Who Is Gita Gopinath, The IMF’s First Female Chief Economist?

Coleman Doyle | Contributor

The International Monetary Fund just recently appointed Gita Gopinath, a Harvard professor, as its next chief economist. She will become the second Indian and first woman to be appointed to this prestigious position.

She will be replacing Maurice Obstfeld, who announced this past July that he would be retiring at the end of this year.

Gopinath, who is currently the John Zwaanstra Professor of International Studies and Economics at Harvard University, has a long list of qualifications and achievements. She is the co-editor of the American Economic Review and co-director of the International Finance and Macroeconomics Program at the National Bureau of Economic Research. In addition, she is a co-editor of the current Handbook of International Economics, and she has written about 40 research articles on topics such as exchange rates, trade and investment, international finance crises, monetary policy, debt, and emerging market crises according to the IMF.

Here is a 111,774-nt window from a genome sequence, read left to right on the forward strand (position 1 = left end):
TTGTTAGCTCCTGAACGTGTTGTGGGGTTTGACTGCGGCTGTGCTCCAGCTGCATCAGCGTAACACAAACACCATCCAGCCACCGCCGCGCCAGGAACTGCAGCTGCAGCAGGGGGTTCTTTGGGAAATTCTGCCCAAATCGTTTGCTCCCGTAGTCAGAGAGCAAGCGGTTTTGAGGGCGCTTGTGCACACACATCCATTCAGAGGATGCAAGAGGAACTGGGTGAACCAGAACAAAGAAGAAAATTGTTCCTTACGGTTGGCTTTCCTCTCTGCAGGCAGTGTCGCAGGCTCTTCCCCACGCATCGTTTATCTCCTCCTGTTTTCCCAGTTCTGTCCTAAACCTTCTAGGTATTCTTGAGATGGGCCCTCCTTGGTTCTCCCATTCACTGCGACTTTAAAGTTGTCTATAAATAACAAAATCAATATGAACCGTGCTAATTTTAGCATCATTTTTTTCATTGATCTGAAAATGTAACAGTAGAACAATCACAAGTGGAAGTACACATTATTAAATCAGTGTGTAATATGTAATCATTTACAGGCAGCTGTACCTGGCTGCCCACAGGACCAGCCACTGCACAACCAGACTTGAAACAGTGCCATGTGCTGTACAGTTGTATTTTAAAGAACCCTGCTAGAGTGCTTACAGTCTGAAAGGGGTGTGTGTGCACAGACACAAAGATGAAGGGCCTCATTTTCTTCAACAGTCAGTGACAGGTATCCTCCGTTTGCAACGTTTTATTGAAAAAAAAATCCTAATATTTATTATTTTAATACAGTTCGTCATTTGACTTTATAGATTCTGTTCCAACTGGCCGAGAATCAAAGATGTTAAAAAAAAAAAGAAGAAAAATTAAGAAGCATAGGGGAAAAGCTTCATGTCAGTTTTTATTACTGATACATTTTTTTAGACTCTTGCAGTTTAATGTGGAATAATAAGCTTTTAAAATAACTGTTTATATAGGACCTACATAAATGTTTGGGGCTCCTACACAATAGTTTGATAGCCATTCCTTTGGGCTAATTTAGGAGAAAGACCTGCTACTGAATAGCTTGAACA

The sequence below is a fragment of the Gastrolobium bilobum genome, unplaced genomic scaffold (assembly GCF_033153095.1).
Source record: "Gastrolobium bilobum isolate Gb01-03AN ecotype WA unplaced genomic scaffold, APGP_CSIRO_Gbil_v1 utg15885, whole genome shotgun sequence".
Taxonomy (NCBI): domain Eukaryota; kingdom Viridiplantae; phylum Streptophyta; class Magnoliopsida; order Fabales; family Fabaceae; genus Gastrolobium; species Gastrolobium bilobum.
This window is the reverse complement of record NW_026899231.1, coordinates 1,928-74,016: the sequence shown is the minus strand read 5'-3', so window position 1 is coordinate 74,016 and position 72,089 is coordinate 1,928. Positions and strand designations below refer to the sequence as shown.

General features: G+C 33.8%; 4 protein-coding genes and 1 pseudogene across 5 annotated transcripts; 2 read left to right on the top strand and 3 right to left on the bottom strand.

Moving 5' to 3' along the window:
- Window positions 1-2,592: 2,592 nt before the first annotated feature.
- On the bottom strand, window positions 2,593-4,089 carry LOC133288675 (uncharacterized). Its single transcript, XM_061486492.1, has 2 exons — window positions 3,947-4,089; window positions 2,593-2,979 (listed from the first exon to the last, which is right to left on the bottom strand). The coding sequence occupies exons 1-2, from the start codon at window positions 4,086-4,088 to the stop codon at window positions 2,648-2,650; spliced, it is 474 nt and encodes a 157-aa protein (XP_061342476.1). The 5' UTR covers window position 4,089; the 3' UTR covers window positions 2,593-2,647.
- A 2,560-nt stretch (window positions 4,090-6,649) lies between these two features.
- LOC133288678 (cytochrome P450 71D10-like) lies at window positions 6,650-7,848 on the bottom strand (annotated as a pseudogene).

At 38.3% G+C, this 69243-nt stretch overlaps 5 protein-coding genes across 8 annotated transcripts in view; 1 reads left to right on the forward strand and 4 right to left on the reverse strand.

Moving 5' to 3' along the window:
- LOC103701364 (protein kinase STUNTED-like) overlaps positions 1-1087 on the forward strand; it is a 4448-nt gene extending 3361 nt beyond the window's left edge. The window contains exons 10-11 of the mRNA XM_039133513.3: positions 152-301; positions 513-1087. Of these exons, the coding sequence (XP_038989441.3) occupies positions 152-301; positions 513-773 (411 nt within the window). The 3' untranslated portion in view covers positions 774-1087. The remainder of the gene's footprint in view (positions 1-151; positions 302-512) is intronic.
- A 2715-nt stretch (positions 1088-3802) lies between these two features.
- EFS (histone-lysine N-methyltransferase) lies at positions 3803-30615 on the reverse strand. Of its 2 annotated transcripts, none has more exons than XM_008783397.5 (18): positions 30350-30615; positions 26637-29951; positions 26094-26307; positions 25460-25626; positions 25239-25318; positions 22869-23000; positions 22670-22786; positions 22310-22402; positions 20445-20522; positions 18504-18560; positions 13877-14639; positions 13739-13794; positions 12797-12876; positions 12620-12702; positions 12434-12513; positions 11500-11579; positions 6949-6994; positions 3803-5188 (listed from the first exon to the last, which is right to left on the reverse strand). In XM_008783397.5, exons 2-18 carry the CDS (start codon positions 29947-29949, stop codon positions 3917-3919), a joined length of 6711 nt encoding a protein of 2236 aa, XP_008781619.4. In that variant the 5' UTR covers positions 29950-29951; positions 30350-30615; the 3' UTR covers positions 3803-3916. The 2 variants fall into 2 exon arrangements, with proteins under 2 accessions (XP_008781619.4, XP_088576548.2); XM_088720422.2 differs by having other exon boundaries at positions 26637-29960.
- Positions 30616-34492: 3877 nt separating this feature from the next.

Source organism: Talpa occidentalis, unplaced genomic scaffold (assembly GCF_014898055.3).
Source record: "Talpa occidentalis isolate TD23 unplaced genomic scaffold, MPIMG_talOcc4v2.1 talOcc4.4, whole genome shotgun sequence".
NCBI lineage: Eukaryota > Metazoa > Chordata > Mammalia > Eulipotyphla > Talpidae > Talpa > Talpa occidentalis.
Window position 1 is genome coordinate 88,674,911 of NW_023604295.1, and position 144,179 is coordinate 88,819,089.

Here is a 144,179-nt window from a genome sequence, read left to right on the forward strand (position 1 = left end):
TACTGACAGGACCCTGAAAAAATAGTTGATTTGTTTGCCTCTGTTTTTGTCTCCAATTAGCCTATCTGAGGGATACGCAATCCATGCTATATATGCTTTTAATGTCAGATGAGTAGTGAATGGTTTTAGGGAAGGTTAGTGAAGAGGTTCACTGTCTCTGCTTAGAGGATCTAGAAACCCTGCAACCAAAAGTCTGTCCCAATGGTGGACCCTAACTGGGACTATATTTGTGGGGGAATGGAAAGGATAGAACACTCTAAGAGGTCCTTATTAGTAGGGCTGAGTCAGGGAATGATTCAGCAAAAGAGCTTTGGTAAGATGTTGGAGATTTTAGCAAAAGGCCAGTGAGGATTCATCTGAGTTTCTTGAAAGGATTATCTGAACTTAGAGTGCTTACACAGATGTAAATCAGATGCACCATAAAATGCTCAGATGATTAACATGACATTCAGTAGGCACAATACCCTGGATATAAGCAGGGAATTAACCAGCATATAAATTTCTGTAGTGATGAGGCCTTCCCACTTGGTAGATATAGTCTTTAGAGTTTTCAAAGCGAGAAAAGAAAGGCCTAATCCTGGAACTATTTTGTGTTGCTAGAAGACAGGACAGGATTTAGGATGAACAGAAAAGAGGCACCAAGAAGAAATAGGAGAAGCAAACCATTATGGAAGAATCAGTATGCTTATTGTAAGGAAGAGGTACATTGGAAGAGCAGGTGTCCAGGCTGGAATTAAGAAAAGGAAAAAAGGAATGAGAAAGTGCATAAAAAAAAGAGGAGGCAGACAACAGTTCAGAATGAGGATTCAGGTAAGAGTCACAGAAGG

IMF Managing Director Christine Lagarde said in a statement that “Gita is one of the world’s outstanding economists, with impeccable academic credentials, a proven track record of intellectual leadership, and extensive international experience,” and that “All this makes her exceptionally well-placed to lead our Research Department at this important juncture.”

Gopinath was born in India, and is now both a U.S. citizen and an overseas citizen for India. She received her Ph.D. in economics from Princeton University in 2001. She was an assistant professor at the University of Chicago until 2005 when she became a professor at Harvard University. She later became a tenured professor at Harvard in 2010.

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